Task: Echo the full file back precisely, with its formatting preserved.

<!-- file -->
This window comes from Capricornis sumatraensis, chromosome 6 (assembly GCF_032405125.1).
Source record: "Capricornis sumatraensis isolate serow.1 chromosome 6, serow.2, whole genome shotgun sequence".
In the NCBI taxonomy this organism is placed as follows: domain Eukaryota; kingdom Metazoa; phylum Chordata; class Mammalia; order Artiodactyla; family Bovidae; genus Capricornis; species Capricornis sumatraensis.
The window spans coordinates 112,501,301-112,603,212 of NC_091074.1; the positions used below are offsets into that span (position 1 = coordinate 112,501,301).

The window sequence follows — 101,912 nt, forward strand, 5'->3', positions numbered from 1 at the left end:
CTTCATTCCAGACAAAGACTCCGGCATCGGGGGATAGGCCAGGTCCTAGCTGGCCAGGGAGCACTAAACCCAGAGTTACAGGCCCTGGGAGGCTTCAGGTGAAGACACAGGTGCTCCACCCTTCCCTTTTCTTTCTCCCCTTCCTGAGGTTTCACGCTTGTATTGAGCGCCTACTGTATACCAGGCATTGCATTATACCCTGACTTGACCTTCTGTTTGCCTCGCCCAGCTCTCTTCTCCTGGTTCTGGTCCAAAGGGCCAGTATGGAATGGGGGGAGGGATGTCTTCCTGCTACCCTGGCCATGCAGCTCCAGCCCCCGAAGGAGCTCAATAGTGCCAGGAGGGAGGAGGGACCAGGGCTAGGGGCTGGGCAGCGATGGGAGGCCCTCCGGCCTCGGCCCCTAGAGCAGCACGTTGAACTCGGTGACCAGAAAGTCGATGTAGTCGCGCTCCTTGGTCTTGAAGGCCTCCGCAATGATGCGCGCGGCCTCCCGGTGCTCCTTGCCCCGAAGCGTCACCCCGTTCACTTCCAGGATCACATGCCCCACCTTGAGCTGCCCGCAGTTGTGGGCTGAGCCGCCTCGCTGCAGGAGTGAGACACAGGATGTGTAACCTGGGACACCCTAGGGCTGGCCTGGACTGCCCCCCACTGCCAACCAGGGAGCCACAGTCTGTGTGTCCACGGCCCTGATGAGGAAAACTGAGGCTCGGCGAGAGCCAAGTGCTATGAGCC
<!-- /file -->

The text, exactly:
This window comes from Capricornis sumatraensis, chromosome 6 (assembly GCF_032405125.1).
Source record: "Capricornis sumatraensis isolate serow.1 chromosome 6, serow.2, whole genome shotgun sequence".
In the NCBI taxonomy this organism is placed as follows: domain Eukaryota; kingdom Metazoa; phylum Chordata; class Mammalia; order Artiodactyla; family Bovidae; genus Capricornis; species Capricornis sumatraensis.
The window spans coordinates 112,501,301-112,603,212 of NC_091074.1; the positions used below are offsets into that span (position 1 = coordinate 112,501,301).

The window sequence follows — 101,912 nt, forward strand, 5'->3', positions numbered from 1 at the left end:
CTTCATTCCAGACAAAGACTCCGGCATCGGGGGATAGGCCAGGTCCTAGCTGGCCAGGGAGCACTAAACCCAGAGTTACAGGCCCTGGGAGGCTTCAGGTGAAGACACAGGTGCTCCACCCTTCCCTTTTCTTTCTCCCCTTCCTGAGGTTTCACGCTTGTATTGAGCGCCTACTGTATACCAGGCATTGCATTATACCCTGACTTGACCTTCTGTTTGCCTCGCCCAGCTCTCTTCTCCTGGTTCTGGTCCAAAGGGCCAGTATGGAATGGGGGGAGGGATGTCTTCCTGCTACCCTGGCCATGCAGCTCCAGCCCCCGAAGGAGCTCAATAGTGCCAGGAGGGAGGAGGGACCAGGGCTAGGGGCTGGGCAGCGATGGGAGGCCCTCCGGCCTCGGCCCCTAGAGCAGCACGTTGAACTCGGTGACCAGAAAGTCGATGTAGTCGCGCTCCTTGGTCTTGAAGGCCTCCGCAATGATGCGCGCGGCCTCCCGGTGCTCCTTGCCCCGAAGCGTCACCCCGTTCACTTCCAGGATCACATGCCCCACCTTGAGCTGCCCGCAGTTGTGGGCTGAGCCGCCTCGCTGCAGGAGTGAGACACAGGATGTGTAACCTGGGACACCCTAGGGCTGGCCTGGACTGCCCCCCACTGCCAACCAGGGAGCCACAGTCTGTGTGTCCACGGCCCTGATGAGGAAAACTGAGGCTCGGCGAGAGCCAAGTGCTATGAGCC